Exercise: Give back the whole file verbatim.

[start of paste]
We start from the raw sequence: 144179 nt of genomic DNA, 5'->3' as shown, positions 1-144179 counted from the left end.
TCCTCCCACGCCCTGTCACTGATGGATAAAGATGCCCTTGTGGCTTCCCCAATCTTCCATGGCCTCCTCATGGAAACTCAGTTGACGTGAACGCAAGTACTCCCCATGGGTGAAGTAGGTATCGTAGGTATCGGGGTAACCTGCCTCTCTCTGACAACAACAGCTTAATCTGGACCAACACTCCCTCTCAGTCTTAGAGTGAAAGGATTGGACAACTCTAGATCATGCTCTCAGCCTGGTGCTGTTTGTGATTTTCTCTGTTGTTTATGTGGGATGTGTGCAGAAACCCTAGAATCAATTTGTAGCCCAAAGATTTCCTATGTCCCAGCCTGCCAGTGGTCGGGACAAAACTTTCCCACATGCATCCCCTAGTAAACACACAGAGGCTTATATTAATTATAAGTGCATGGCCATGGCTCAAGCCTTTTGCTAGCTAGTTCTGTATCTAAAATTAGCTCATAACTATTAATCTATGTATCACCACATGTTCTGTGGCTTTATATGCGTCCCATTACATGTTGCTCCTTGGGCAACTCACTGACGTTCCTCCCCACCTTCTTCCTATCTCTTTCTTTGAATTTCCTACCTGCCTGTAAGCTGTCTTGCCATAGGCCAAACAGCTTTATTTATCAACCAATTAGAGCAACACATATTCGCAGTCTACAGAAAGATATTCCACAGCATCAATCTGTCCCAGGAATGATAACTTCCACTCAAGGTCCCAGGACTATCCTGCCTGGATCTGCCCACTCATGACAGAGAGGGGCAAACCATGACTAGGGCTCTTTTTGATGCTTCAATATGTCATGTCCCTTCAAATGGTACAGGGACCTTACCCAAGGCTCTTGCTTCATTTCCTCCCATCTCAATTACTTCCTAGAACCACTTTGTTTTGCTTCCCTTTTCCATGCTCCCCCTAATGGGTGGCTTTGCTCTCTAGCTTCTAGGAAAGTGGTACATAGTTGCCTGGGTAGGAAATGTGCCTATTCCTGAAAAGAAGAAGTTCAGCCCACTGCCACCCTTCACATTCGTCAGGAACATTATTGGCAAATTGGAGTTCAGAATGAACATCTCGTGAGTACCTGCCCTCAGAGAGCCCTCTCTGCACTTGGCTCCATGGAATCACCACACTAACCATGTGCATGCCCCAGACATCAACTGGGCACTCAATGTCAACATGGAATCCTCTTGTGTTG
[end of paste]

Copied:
We start from the raw sequence: 144179 nt of genomic DNA, 5'->3' as shown, positions 1-144179 counted from the left end.
TCCTCCCACGCCCTGTCACTGATGGATAAAGATGCCCTTGTGGCTTCCCCAATCTTCCATGGCCTCCTCATGGAAACTCAGTTGACGTGAACGCAAGTACTCCCCATGGGTGAAGTAGGTATCGTAGGTATCGGGGTAACCTGCCTCTCTCTGACAACAACAGCTTAATCTGGACCAACACTCCCTCTCAGTCTTAGAGTGAAAGGATTGGACAACTCTAGATCATGCTCTCAGCCTGGTGCTGTTTGTGATTTTCTCTGTTGTTTATGTGGGATGTGTGCAGAAACCCTAGAATCAATTTGTAGCCCAAAGATTTCCTATGTCCCAGCCTGCCAGTGGTCGGGACAAAACTTTCCCACATGCATCCCCTAGTAAACACACAGAGGCTTATATTAATTATAAGTGCATGGCCATGGCTCAAGCCTTTTGCTAGCTAGTTCTGTATCTAAAATTAGCTCATAACTATTAATCTATGTATCACCACATGTTCTGTGGCTTTATATGCGTCCCATTACATGTTGCTCCTTGGGCAACTCACTGACGTTCCTCCCCACCTTCTTCCTATCTCTTTCTTTGAATTTCCTACCTGCCTGTAAGCTGTCTTGCCATAGGCCAAACAGCTTTATTTATCAACCAATTAGAGCAACACATATTCGCAGTCTACAGAAAGATATTCCACAGCATCAATCTGTCCCAGGAATGATAACTTCCACTCAAGGTCCCAGGACTATCCTGCCTGGATCTGCCCACTCATGACAGAGAGGGGCAAACCATGACTAGGGCTCTTTTTGATGCTTCAATATGTCATGTCCCTTCAAATGGTACAGGGACCTTACCCAAGGCTCTTGCTTCATTTCCTCCCATCTCAATTACTTCCTAGAACCACTTTGTTTTGCTTCCCTTTTCCATGCTCCCCCTAATGGGTGGCTTTGCTCTCTAGCTTCTAGGAAAGTGGTACATAGTTGCCTGGGTAGGAAATGTGCCTATTCCTGAAAAGAAGAAGTTCAGCCCACTGCCACCCTTCACATTCGTCAGGAACATTATTGGCAAATTGGAGTTCAGAATGAACATCTCGTGAGTACCTGCCCTCAGAGAGCCCTCTCTGCACTTGGCTCCATGGAATCACCACACTAACCATGTGCATGCCCCAGACATCAACTGGGCACTCAATGTCAACATGGAATCCTCTTGTGTTG